Is it the rifles chambered for it or is it the cartridge itself that keeps the .30-30 Win. an enduring favorite of American shooters and hunters? Certainly, the .30-30 has remained popular for decades because it was originally chambered in handy, compact rifles, such as the lever-action Winchester Model 94s and Marlin 336s, and continues on in newer rifles, such as the Mossberg 464 and Henry lever-guns. But the cartridge itself is also compelling, as it delivers sufficient bullet energy and a flat enough trajectory to handle many hunting chores, all with mild enough recoil to encourage lots of practice.
The structure of standard .30-30 bullets is no more complicated than a jacket with an exposed lead nose to ensure expansion at relatively slow impact velocities. These bullets include the Sierra Pro-Hunter Flat Nose and Hornady’s InterLock Round Nose projectiles.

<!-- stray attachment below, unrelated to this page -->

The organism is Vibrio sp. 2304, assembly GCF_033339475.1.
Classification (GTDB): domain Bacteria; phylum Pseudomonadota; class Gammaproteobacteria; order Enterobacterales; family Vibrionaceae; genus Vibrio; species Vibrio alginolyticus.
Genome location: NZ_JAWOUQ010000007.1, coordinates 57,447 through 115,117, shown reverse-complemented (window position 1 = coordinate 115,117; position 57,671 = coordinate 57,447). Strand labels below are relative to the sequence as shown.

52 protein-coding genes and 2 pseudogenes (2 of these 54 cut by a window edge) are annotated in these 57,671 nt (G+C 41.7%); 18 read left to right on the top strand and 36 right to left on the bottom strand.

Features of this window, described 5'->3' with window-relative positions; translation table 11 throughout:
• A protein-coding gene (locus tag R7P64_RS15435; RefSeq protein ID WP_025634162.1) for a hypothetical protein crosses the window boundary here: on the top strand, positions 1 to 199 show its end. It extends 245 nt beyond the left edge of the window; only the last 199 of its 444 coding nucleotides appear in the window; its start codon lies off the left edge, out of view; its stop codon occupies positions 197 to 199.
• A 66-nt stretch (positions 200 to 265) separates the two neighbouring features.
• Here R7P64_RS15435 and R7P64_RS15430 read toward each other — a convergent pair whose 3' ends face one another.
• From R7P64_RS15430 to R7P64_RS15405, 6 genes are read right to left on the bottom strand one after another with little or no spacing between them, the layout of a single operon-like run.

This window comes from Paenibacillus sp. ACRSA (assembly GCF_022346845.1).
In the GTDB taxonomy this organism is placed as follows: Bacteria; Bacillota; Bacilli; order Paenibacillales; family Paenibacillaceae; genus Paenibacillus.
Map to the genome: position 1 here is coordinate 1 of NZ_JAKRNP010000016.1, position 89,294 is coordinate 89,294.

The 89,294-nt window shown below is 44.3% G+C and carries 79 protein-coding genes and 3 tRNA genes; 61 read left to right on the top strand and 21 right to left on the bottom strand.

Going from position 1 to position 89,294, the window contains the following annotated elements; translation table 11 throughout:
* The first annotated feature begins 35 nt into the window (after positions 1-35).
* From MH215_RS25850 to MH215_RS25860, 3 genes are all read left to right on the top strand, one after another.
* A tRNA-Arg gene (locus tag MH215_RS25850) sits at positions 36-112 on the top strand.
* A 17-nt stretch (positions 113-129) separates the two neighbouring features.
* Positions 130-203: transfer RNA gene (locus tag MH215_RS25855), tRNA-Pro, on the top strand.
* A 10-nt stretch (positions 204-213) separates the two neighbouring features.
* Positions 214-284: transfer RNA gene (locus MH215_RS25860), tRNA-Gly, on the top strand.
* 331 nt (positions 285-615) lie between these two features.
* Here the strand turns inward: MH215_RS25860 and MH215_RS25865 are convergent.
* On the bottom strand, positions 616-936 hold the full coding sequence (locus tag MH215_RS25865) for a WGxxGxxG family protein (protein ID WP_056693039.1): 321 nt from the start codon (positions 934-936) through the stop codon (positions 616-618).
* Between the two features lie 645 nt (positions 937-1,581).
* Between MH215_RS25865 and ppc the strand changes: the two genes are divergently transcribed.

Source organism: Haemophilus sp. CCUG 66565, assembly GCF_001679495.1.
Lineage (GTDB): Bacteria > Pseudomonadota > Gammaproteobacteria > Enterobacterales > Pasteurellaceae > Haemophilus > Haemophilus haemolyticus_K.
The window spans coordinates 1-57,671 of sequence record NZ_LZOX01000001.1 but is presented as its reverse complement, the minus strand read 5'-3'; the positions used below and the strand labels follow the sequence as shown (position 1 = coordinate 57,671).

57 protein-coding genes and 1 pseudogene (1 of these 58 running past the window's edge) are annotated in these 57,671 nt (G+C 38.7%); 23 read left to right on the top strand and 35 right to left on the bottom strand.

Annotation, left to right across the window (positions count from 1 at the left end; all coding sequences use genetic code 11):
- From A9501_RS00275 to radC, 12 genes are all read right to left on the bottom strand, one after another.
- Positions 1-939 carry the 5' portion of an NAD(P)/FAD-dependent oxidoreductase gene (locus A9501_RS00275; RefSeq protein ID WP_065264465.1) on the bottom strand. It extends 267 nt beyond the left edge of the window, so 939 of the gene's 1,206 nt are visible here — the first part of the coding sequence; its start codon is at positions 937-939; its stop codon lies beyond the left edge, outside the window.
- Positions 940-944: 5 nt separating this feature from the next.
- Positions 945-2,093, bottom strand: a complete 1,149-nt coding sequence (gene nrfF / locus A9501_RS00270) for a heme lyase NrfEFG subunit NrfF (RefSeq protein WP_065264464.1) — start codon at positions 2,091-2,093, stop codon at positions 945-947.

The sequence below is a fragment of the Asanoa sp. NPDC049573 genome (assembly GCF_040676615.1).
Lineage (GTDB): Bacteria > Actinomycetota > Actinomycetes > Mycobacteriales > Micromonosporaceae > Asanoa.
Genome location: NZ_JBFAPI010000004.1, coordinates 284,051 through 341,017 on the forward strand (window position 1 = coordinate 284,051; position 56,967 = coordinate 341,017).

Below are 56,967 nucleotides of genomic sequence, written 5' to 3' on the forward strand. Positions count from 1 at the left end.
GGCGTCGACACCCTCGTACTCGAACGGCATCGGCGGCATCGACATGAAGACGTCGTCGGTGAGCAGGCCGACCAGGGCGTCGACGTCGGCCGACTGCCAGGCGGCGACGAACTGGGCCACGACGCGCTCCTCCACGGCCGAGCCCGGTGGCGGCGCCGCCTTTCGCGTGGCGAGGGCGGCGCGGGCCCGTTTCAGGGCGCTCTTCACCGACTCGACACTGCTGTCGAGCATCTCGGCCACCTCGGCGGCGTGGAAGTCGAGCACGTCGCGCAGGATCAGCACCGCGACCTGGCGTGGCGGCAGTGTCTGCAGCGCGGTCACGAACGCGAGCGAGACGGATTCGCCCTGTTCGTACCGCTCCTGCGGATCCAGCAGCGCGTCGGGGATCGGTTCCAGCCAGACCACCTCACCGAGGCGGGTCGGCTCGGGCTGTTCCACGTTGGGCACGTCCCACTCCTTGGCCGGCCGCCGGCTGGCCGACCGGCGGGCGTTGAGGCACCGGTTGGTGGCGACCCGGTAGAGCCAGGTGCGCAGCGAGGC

The latest bullet designs for lever rifles, though, offer more retained weight, broader expansion, increased downrange energy and a flatter trajectory. Barnes and Cutting Edge have done away with lead cores altogether; Barnes’ TSX bullets are made of copper, while Cutting Edge Lever Gun ESP Raptors are machined from brass. Both brands have a wide, hollow nose to facilitate expansion. The four petals on the nose of 150-grain TSX bullets peeled back on impact and opened up to a diameter of 0.580" when they hit bundles of newspapers at an impact velocity of about 1,900 f.p.s.
Swift Lever Action A-Frame projectiles and Nosler Partitions are designed to expand at low velocities while their dividing walls keep the shank intact. The Swift 150-grain is constructed with a flat nose and pure-lead front core bonded to a pure-copper jacket. When A-Frames hit bundles of newspaper at a velocity of 2,000 f.p.s., the front core tore away from bullets that expanded to a diameter of half an inch. That extreme upset of the front core indicates Lever Action A-Frames will expand, as Swift states, at velocities as low as 1,200 f.p.s.